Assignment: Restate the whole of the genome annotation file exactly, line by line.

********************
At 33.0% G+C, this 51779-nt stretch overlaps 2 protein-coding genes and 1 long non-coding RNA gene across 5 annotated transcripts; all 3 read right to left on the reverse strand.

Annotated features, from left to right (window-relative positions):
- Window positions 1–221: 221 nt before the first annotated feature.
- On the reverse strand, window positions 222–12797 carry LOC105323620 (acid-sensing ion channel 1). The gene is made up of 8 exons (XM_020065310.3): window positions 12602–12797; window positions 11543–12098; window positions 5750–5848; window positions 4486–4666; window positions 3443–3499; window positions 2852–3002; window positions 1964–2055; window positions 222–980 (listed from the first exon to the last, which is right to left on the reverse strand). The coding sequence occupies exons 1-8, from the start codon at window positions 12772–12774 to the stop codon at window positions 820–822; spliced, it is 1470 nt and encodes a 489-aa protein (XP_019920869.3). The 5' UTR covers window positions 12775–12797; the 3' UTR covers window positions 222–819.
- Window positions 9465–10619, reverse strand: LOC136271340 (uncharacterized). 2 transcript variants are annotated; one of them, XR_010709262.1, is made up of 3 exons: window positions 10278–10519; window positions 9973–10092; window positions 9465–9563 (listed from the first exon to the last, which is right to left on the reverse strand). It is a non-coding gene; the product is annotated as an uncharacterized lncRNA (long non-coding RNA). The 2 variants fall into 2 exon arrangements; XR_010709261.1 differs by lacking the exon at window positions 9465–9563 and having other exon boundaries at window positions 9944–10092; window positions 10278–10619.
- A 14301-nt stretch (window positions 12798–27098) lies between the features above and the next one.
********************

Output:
At 33.0% G+C, this 51779-nt stretch overlaps 2 protein-coding genes and 1 long non-coding RNA gene across 5 annotated transcripts; all 3 read right to left on the reverse strand.

Annotated features, from left to right (window-relative positions):
- Window positions 1–221: 221 nt before the first annotated feature.
- On the reverse strand, window positions 222–12797 carry LOC105323620 (acid-sensing ion channel 1). The gene is made up of 8 exons (XM_020065310.3): window positions 12602–12797; window positions 11543–12098; window positions 5750–5848; window positions 4486–4666; window positions 3443–3499; window positions 2852–3002; window positions 1964–2055; window positions 222–980 (listed from the first exon to the last, which is right to left on the reverse strand). The coding sequence occupies exons 1-8, from the start codon at window positions 12772–12774 to the stop codon at window positions 820–822; spliced, it is 1470 nt and encodes a 489-aa protein (XP_019920869.3). The 5' UTR covers window positions 12775–12797; the 3' UTR covers window positions 222–819.
- Window positions 9465–10619, reverse strand: LOC136271340 (uncharacterized). 2 transcript variants are annotated; one of them, XR_010709262.1, is made up of 3 exons: window positions 10278–10519; window positions 9973–10092; window positions 9465–9563 (listed from the first exon to the last, which is right to left on the reverse strand). It is a non-coding gene; the product is annotated as an uncharacterized lncRNA (long non-coding RNA). The 2 variants fall into 2 exon arrangements; XR_010709261.1 differs by lacking the exon at window positions 9465–9563 and having other exon boundaries at window positions 9944–10092; window positions 10278–10619.
- A 14301-nt stretch (window positions 12798–27098) lies between the features above and the next one.